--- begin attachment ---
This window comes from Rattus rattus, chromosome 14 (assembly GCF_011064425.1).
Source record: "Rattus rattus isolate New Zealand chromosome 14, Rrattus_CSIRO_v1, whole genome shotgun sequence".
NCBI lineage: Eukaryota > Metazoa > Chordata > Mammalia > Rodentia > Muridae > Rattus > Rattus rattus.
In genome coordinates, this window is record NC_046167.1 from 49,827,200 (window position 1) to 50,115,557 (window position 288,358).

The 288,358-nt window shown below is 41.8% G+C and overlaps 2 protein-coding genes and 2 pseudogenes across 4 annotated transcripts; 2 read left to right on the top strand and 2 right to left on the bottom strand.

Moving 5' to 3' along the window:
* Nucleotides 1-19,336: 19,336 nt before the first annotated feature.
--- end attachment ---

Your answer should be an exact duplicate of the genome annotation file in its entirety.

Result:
This window comes from Rattus rattus, chromosome 14 (assembly GCF_011064425.1).
Source record: "Rattus rattus isolate New Zealand chromosome 14, Rrattus_CSIRO_v1, whole genome shotgun sequence".
NCBI lineage: Eukaryota > Metazoa > Chordata > Mammalia > Rodentia > Muridae > Rattus > Rattus rattus.
In genome coordinates, this window is record NC_046167.1 from 49,827,200 (window position 1) to 50,115,557 (window position 288,358).

The 288,358-nt window shown below is 41.8% G+C and overlaps 2 protein-coding genes and 2 pseudogenes across 4 annotated transcripts; 2 read left to right on the top strand and 2 right to left on the bottom strand.

Moving 5' to 3' along the window:
* Nucleotides 1-19,336: 19,336 nt before the first annotated feature.